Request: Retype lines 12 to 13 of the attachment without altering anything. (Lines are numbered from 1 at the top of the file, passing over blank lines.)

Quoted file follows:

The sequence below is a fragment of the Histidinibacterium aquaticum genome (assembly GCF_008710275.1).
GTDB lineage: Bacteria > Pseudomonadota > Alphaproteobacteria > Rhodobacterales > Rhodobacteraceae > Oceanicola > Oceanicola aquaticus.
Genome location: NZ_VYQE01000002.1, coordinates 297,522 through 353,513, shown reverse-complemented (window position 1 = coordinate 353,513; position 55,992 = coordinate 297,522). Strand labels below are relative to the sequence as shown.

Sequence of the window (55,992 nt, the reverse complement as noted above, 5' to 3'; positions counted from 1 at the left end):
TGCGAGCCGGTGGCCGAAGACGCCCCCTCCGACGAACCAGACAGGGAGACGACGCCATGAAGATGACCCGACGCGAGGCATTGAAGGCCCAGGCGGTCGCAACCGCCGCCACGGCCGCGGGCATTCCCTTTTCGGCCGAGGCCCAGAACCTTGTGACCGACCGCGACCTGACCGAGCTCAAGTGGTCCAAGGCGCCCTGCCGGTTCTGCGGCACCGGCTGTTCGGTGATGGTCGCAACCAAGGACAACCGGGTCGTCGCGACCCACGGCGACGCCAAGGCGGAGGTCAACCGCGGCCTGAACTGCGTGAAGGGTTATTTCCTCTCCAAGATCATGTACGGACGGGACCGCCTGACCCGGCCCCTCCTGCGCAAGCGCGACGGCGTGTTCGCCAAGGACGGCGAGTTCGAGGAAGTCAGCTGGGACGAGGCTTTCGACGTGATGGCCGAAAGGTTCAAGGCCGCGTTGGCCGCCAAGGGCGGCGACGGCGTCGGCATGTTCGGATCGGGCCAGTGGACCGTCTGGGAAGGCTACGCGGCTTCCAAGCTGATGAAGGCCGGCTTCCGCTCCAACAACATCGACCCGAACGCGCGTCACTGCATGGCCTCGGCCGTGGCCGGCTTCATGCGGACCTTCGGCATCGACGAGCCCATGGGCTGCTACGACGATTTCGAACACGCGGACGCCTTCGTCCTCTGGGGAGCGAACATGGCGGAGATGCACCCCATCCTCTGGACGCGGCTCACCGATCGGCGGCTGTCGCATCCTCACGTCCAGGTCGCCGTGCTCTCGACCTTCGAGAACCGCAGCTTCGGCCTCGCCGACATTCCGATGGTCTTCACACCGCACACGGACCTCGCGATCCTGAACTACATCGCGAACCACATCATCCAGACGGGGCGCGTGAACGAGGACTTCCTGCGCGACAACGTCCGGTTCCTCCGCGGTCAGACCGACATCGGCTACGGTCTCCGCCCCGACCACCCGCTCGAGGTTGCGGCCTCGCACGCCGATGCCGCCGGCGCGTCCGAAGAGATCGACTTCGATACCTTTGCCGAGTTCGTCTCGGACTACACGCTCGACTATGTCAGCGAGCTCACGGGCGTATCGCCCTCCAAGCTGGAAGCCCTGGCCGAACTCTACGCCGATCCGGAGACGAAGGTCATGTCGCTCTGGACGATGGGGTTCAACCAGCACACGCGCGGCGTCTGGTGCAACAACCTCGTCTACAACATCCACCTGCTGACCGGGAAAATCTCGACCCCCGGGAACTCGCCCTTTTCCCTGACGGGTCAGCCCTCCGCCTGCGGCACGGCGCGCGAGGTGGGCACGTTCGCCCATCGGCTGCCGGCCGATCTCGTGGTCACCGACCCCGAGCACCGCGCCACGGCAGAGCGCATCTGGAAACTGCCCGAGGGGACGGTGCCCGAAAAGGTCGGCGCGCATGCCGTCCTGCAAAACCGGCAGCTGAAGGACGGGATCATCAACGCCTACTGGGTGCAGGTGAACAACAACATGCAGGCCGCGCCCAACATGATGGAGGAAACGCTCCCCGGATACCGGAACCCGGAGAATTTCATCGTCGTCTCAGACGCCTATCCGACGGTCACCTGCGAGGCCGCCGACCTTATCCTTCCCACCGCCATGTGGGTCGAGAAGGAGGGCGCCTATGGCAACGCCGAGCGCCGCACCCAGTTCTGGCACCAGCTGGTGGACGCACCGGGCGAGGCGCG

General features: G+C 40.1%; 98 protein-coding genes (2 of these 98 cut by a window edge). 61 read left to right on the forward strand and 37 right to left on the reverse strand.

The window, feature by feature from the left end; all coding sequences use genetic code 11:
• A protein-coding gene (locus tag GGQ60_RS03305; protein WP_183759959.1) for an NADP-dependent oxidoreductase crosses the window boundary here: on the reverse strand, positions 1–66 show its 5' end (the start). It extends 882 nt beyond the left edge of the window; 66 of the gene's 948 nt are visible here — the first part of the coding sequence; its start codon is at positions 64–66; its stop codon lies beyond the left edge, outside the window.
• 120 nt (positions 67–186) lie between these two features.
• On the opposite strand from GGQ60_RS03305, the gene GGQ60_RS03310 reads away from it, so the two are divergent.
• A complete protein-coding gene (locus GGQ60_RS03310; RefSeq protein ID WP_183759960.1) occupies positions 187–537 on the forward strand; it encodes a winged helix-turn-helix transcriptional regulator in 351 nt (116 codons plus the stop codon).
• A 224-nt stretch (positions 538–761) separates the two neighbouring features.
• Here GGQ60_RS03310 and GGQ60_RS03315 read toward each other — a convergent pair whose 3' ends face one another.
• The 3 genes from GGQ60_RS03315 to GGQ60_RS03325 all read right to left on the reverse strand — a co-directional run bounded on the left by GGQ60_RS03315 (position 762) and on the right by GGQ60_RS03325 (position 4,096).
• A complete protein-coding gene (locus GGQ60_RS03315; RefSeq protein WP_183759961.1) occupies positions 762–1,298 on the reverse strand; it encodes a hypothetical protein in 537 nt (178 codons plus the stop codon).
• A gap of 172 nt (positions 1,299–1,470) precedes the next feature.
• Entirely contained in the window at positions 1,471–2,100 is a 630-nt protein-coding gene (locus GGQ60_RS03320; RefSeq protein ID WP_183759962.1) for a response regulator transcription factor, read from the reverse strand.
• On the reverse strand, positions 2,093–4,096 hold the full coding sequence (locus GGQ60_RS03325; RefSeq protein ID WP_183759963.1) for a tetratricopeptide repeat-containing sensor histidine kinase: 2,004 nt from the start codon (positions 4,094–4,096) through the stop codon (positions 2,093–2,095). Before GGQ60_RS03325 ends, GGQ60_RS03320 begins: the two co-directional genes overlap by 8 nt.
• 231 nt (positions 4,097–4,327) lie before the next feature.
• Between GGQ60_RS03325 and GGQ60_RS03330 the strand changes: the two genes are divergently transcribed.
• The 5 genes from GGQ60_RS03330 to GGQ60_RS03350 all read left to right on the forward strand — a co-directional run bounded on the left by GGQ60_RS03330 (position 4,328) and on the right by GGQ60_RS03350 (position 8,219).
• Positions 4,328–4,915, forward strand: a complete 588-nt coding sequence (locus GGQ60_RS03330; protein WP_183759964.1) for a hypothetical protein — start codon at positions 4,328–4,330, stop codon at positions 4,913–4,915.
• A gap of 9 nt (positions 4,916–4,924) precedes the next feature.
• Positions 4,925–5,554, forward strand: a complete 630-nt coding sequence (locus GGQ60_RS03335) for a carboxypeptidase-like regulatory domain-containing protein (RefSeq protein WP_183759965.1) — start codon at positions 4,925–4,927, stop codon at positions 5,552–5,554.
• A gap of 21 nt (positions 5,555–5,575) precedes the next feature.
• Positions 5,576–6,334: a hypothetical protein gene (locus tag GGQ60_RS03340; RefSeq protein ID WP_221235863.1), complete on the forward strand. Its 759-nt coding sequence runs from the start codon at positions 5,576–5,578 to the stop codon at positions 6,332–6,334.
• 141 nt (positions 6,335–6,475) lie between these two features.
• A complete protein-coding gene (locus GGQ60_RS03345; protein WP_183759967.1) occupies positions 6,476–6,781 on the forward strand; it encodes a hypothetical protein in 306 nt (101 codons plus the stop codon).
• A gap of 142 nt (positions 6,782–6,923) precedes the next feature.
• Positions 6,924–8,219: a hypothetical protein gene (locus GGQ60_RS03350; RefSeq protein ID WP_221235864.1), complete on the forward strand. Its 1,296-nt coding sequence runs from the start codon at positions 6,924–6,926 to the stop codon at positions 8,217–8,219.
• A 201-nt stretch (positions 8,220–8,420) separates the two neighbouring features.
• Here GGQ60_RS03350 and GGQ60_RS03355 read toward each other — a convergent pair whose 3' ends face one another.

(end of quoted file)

• A 224-nt stretch (positions 538–761) separates the two neighbouring features.
• Here GGQ60_RS03310 and GGQ60_RS03315 read toward each other — a convergent pair whose 3' ends face one another.